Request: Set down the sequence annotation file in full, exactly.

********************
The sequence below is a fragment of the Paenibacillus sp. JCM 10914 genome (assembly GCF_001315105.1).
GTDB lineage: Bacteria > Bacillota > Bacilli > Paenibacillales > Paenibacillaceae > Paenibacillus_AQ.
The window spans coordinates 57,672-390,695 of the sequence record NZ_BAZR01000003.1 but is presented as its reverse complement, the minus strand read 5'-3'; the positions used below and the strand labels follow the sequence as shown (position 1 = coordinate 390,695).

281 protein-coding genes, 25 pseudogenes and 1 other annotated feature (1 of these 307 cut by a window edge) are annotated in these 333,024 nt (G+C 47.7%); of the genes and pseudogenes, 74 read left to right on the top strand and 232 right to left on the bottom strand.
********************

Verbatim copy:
The sequence below is a fragment of the Paenibacillus sp. JCM 10914 genome (assembly GCF_001315105.1).
GTDB lineage: Bacteria > Bacillota > Bacilli > Paenibacillales > Paenibacillaceae > Paenibacillus_AQ.
The window spans coordinates 57,672-390,695 of the sequence record NZ_BAZR01000003.1 but is presented as its reverse complement, the minus strand read 5'-3'; the positions used below and the strand labels follow the sequence as shown (position 1 = coordinate 390,695).

281 protein-coding genes, 25 pseudogenes and 1 other annotated feature (1 of these 307 cut by a window edge) are annotated in these 333,024 nt (G+C 47.7%); of the genes and pseudogenes, 74 read left to right on the top strand and 232 right to left on the bottom strand.